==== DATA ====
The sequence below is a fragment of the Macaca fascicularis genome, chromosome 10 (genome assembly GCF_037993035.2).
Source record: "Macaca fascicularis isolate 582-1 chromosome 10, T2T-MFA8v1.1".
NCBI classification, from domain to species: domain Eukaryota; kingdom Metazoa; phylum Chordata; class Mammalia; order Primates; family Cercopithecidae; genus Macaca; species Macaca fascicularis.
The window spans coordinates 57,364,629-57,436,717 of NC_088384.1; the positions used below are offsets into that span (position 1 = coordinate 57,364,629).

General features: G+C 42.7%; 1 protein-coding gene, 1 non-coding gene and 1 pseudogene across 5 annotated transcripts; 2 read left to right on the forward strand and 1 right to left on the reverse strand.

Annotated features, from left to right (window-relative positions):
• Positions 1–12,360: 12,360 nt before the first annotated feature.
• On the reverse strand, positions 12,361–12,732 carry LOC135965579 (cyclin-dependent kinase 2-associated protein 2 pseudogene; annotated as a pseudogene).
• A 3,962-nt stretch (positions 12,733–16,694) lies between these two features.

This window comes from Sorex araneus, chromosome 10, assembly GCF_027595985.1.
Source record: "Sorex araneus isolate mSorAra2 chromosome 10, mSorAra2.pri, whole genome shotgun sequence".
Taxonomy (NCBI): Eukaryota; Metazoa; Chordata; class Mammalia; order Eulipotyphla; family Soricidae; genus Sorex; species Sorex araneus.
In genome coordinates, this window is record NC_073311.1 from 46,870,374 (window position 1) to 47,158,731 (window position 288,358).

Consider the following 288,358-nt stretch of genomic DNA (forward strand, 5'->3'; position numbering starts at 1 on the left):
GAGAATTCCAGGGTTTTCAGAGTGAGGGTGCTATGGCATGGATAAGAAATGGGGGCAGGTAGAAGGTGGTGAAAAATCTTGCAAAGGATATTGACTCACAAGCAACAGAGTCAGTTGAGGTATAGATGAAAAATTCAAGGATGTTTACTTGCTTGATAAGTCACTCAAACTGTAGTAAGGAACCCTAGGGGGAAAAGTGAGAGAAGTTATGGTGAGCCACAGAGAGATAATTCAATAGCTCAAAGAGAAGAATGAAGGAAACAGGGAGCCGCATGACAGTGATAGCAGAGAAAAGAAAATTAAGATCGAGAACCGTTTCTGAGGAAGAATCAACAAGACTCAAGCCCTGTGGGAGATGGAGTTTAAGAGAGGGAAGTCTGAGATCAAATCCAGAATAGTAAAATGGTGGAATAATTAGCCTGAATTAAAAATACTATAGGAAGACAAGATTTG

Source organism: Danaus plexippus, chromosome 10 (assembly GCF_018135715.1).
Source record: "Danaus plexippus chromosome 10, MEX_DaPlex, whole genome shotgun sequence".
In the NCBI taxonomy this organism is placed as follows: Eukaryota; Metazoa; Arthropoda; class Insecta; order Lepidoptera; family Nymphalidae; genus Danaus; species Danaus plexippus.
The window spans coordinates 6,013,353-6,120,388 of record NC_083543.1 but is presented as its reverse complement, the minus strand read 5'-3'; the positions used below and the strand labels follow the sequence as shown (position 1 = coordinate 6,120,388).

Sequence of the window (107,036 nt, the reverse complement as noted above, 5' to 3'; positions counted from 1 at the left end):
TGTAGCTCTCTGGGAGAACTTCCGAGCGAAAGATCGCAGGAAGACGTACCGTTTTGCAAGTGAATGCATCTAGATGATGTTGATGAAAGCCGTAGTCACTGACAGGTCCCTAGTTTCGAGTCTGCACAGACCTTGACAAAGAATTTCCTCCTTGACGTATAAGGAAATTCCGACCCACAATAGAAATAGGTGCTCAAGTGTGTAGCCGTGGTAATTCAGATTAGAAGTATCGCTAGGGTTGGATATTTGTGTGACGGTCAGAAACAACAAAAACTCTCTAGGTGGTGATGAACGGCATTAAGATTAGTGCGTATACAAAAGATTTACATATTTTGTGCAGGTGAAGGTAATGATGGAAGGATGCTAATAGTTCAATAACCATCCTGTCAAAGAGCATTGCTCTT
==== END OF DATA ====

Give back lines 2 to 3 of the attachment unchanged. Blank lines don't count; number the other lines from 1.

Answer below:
Source record: "Macaca fascicularis isolate 582-1 chromosome 10, T2T-MFA8v1.1".
NCBI classification, from domain to species: domain Eukaryota; kingdom Metazoa; phylum Chordata; class Mammalia; order Primates; family Cercopithecidae; genus Macaca; species Macaca fascicularis.